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25 October 2022

NEPs will retain power if they can make 5G Release 18 truly meaningful

The Nordic network equipment providers (NEPs), Ericsson and Nokia, may have some cause for complacency, despite the encroachment of Samsung on their RAN turf – but with an estimated global RAN market share below 5%, the Korean vendor is easier to deal with than Huawei.

However, they are showing increasing awareness, at least in public statements, that they need to continue to stay well ahead of the challengers that may be enabled by Open RAN in future. That may mean embracing some open interfaces, as Nokia and Samsung have done to a certain extent. But more importantly, it means continuing to lead in performance and in support for emerging capabilities – which will help them to retain their market share even in a more multivendor world.

Of course, Nokia and Ericsson – like Huawei in the markets where it is still supported – have huge R&D budgets compared to most Open RAN challengers except Samsung. And these are increasingly being focused on the next 3GPP releases, collectively called 5G-Advanced, and on the beginnings of 6G (see separate item above).

The 5G-Advanced standards (Releases 18-20) are likely to merge into the start of 6G in the later years of the decade. But they are important to operators in the nearer term because they promise, belatedly, to deliver 5G networks that can support significantly more use cases than enhanced mobile broadband. That should enable the long-awaited new revenue streams that will be essential to justify most 5G build-outs, especially migrations to 5G Standalone and the 5G core.

The non-eMBB use cases identified at the start of the 5G journey – ultra-reliable low latency communications (URLLC) and massive machine-type communications (mMTC) – were better served in Releases 16 and 17 than in the initial Release 15, but there are many other improvements required to meet the most demanding industrial and enterprise requirements.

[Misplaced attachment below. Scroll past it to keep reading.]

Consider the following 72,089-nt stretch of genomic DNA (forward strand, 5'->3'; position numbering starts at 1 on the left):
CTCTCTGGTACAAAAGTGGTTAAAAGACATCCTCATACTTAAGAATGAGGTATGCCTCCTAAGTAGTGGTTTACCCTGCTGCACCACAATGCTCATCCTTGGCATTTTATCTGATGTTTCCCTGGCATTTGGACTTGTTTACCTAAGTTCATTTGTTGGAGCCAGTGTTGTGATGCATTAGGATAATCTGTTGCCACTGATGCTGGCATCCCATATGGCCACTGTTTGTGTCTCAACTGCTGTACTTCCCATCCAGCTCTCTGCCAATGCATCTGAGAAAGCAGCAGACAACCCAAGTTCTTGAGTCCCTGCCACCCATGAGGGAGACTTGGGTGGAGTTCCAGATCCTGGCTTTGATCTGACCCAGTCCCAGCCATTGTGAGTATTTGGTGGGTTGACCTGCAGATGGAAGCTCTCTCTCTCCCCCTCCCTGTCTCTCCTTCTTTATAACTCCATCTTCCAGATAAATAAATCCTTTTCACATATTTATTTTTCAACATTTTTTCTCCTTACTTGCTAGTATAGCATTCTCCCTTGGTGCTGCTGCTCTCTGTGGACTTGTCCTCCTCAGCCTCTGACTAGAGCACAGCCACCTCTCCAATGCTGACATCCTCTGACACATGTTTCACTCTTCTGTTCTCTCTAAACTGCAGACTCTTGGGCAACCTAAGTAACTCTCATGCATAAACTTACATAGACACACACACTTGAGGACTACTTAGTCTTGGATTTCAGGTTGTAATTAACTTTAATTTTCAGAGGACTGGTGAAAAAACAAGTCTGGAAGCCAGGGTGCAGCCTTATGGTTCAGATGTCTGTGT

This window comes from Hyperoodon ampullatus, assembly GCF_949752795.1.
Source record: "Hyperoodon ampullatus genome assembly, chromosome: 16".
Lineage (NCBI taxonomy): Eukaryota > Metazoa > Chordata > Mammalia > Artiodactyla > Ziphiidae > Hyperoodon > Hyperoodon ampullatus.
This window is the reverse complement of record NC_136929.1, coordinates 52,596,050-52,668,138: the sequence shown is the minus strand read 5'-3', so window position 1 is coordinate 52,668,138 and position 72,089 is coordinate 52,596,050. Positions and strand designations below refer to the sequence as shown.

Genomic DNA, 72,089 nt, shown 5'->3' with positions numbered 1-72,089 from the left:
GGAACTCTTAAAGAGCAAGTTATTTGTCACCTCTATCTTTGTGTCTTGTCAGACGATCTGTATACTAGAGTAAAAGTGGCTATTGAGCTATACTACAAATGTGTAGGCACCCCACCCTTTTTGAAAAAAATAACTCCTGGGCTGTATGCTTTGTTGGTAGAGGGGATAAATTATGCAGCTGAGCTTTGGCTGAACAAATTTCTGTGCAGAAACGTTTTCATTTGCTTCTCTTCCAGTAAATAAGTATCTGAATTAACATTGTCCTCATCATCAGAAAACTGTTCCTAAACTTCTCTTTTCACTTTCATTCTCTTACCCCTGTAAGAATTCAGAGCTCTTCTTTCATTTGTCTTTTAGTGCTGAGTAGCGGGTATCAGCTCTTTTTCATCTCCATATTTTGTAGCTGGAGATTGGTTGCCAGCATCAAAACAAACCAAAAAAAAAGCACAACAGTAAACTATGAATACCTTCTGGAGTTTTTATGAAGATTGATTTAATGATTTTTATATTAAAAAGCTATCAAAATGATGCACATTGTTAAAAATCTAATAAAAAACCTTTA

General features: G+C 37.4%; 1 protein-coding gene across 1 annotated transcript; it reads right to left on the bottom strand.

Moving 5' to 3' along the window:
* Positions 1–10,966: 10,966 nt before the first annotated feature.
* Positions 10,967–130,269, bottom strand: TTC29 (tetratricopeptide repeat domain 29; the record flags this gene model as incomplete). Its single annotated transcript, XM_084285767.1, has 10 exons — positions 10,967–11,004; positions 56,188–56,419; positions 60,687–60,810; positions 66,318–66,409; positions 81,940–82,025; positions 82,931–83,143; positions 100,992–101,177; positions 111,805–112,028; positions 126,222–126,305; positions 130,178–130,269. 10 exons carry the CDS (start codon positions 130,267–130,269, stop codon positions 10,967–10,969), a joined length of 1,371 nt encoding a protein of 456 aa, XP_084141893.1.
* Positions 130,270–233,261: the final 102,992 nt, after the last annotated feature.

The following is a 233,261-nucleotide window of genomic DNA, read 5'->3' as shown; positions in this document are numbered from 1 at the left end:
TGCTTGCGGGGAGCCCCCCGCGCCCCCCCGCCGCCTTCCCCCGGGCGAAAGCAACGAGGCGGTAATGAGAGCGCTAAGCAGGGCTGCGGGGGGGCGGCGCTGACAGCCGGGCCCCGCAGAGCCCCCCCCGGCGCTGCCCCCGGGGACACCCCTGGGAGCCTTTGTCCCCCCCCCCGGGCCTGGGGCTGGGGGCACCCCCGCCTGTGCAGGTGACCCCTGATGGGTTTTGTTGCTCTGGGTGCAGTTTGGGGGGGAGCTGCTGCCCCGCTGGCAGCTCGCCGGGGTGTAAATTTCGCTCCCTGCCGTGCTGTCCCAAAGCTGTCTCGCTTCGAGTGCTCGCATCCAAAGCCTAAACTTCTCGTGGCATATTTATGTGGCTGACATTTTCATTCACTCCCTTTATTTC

This is why Releases 18-20 are also very important for large vendors as well as for MNOs, because they should, if well implemented to meet the needs of new use cases, help the advanced suppliers to differentiate themselves more clearly from the challengers than they can do in eMBB. The first generation of 5G networks have not been significantly different from 4G, and this has provided limited opportunity for individual suppliers to show off their specific strengths, or to enable a real difference for an operator’s commercial performance.

Recent 3GPP releases included enhancements for time-sensitive communication (TSC), and expansion of the 5G ecosystem with enhanced MIMO, small data transmission (SDT), and user equipment energy-saving. These releases are also bringing network slicing, edge computing, and support for non-terrestrial networks (NTN).

The currently evolving Release 18 will usher in 5G-Advanced, bringing further enhancements for convergence with NTNs, support for improved positioning with sub-10cm accuracy, time synchronization as a service, benefits for various use cases such as smart power grid control, and incorporation of techniques under the headings of AI and ML for energy saving and improved operational control. There will also be more advanced dynamic spectrum sharing than has been possible to date, and NR-Light evolution to support applications that require only a subset of capabilities.

Release 18 is scheduled for final coding freeze in March 2024 ahead of commercial implementation.

Stefan Pongratz, head of Dell’Oro’s mobile RAN and telecom capex research, wrote in a recent blog that Release 18 “will take 5G to the next level, creating a foundation for more demanding applications and a broader set of use cases” while enabling the next generation of AR/VR and ‘metaverse’ services.